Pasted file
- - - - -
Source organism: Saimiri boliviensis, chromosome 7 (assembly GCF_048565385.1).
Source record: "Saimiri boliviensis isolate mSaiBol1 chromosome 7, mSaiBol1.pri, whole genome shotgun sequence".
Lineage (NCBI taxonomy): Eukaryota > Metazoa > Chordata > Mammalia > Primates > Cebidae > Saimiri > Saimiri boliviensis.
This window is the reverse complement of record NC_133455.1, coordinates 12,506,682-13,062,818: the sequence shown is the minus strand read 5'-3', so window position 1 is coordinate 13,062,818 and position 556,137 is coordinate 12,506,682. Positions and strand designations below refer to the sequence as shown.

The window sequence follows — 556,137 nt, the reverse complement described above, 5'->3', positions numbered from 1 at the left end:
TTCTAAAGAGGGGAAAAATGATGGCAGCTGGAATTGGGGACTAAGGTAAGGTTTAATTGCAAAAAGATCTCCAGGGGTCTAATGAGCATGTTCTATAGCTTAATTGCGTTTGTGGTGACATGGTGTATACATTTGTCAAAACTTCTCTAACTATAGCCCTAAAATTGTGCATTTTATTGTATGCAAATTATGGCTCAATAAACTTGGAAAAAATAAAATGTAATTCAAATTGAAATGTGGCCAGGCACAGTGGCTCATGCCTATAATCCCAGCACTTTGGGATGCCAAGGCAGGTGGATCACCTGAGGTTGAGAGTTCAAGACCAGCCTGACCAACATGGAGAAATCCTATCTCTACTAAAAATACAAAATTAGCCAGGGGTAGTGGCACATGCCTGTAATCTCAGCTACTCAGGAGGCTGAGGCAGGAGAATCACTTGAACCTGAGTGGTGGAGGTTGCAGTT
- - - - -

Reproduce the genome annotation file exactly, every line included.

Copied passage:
Source organism: Saimiri boliviensis, chromosome 7 (assembly GCF_048565385.1).
Source record: "Saimiri boliviensis isolate mSaiBol1 chromosome 7, mSaiBol1.pri, whole genome shotgun sequence".
Lineage (NCBI taxonomy): Eukaryota > Metazoa > Chordata > Mammalia > Primates > Cebidae > Saimiri > Saimiri boliviensis.
This window is the reverse complement of record NC_133455.1, coordinates 12,506,682-13,062,818: the sequence shown is the minus strand read 5'-3', so window position 1 is coordinate 13,062,818 and position 556,137 is coordinate 12,506,682. Positions and strand designations below refer to the sequence as shown.

The window sequence follows — 556,137 nt, the reverse complement described above, 5'->3', positions numbered from 1 at the left end:
TTCTAAAGAGGGGAAAAATGATGGCAGCTGGAATTGGGGACTAAGGTAAGGTTTAATTGCAAAAAGATCTCCAGGGGTCTAATGAGCATGTTCTATAGCTTAATTGCGTTTGTGGTGACATGGTGTATACATTTGTCAAAACTTCTCTAACTATAGCCCTAAAATTGTGCATTTTATTGTATGCAAATTATGGCTCAATAAACTTGGAAAAAATAAAATGTAATTCAAATTGAAATGTGGCCAGGCACAGTGGCTCATGCCTATAATCCCAGCACTTTGGGATGCCAAGGCAGGTGGATCACCTGAGGTTGAGAGTTCAAGACCAGCCTGACCAACATGGAGAAATCCTATCTCTACTAAAAATACAAAATTAGCCAGGGGTAGTGGCACATGCCTGTAATCTCAGCTACTCAGGAGGCTGAGGCAGGAGAATCACTTGAACCTGAGTGGTGGAGGTTGCAGTT